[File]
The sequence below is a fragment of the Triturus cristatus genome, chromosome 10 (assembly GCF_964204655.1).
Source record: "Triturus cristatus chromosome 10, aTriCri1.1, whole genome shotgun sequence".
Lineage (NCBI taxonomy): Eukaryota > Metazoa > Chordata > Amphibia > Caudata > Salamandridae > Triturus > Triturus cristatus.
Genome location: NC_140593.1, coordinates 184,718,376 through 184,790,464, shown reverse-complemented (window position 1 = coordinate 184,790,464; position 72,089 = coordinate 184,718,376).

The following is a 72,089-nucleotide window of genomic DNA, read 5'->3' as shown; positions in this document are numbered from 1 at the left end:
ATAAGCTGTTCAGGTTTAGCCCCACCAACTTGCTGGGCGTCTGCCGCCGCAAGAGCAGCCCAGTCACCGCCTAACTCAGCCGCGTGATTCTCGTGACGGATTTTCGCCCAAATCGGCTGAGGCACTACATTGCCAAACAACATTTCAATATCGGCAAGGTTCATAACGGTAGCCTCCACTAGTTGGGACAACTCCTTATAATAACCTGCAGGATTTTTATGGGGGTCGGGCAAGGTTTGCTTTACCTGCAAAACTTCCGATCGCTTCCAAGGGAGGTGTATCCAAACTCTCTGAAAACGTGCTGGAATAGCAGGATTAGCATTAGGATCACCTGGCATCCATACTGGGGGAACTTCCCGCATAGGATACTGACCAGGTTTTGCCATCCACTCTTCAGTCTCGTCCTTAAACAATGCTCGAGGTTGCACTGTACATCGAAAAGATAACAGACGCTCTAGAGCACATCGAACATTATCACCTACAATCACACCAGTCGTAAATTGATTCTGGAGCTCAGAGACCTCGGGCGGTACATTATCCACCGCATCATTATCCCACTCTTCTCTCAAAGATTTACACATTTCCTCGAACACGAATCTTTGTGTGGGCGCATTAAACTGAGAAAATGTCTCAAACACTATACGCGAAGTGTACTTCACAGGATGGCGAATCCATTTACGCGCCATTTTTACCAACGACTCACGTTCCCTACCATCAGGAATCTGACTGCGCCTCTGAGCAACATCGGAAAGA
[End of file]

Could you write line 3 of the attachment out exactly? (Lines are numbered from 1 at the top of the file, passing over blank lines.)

Lineage (NCBI taxonomy): Eukaryota > Metazoa > Chordata > Amphibia > Caudata > Salamandridae > Triturus > Triturus cristatus.